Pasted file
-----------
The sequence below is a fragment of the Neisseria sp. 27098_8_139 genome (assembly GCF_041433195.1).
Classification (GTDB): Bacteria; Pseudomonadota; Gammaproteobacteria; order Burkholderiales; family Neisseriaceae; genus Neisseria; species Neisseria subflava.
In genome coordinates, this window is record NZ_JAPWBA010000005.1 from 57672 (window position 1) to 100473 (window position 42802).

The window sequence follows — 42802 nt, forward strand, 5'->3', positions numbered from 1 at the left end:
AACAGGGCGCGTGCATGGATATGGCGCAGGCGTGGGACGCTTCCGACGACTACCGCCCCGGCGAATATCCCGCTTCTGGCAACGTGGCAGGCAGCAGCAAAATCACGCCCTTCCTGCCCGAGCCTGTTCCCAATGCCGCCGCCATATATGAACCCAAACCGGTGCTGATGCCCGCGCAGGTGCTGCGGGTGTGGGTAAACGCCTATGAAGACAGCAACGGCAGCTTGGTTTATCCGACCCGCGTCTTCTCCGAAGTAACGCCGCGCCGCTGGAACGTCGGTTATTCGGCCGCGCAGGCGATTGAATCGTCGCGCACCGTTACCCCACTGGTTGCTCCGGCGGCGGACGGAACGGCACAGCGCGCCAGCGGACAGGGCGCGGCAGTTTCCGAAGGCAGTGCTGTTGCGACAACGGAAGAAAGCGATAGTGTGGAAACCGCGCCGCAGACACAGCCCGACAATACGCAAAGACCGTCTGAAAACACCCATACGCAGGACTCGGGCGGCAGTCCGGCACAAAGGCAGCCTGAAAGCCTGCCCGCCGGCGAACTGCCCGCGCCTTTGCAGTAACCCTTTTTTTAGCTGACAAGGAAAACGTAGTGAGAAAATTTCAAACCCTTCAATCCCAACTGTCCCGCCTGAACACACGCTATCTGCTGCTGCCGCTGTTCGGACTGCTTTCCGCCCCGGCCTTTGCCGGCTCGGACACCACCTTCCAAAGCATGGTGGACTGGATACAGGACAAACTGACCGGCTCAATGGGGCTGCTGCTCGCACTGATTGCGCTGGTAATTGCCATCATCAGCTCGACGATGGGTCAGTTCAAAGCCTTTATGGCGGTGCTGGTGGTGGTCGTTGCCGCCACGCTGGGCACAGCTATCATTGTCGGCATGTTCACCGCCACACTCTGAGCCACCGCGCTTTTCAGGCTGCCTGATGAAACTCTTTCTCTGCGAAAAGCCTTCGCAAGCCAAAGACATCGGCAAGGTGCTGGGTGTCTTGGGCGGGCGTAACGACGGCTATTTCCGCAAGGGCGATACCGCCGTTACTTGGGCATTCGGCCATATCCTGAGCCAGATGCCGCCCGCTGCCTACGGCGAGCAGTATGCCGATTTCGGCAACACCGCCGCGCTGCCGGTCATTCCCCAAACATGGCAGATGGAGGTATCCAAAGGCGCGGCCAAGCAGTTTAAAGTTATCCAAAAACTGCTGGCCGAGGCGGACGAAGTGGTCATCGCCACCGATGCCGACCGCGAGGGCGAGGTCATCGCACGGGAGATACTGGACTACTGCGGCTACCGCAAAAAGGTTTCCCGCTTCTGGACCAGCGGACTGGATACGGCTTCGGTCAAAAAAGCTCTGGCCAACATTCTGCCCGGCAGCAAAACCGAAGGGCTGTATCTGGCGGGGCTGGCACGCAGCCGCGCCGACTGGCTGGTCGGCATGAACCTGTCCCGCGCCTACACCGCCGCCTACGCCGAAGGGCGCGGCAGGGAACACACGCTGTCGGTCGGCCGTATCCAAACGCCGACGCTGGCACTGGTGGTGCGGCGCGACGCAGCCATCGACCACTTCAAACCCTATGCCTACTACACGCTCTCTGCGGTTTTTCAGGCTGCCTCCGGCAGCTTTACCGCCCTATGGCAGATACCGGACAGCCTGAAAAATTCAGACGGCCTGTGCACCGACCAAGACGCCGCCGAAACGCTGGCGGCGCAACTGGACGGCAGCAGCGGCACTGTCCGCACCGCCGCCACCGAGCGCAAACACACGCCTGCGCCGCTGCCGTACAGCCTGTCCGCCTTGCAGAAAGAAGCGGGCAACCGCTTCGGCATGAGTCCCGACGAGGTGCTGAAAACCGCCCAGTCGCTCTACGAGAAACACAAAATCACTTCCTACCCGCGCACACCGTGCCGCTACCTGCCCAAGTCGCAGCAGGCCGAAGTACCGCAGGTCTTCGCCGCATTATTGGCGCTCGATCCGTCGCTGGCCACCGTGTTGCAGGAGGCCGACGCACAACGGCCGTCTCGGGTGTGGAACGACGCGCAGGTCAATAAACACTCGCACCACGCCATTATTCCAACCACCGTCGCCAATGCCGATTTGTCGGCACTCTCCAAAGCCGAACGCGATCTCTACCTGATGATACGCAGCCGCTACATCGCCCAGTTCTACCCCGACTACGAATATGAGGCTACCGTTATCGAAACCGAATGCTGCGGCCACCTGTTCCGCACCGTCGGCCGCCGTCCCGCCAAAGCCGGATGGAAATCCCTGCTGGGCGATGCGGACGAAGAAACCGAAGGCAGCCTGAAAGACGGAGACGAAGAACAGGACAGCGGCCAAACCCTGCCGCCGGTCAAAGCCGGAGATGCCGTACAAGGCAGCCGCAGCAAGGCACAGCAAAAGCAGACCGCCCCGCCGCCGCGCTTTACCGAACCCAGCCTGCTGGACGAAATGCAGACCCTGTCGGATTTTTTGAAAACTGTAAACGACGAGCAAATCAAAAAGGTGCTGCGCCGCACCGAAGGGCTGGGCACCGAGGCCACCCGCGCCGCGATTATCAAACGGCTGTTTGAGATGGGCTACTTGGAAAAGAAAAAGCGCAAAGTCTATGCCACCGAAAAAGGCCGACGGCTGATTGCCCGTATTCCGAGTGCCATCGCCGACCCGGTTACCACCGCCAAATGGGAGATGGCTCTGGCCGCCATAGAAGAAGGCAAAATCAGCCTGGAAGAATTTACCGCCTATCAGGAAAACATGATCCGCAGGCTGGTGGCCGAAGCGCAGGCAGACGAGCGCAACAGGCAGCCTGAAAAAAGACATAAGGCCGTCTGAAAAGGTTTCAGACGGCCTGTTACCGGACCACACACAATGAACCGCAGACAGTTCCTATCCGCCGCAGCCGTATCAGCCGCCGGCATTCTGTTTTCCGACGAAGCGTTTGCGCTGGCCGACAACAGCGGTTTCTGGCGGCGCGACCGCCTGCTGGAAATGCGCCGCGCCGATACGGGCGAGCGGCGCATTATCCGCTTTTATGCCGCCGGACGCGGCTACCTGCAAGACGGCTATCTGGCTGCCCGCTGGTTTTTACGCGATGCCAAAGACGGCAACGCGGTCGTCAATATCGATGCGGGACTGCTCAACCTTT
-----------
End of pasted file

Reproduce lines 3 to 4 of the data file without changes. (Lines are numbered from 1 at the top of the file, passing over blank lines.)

In genome coordinates, this window is record NZ_JAPWBA010000005.1 from 57672 (window position 1) to 100473 (window position 42802).

The window sequence follows — 42802 nt, forward strand, 5'->3', positions numbered from 1 at the left end: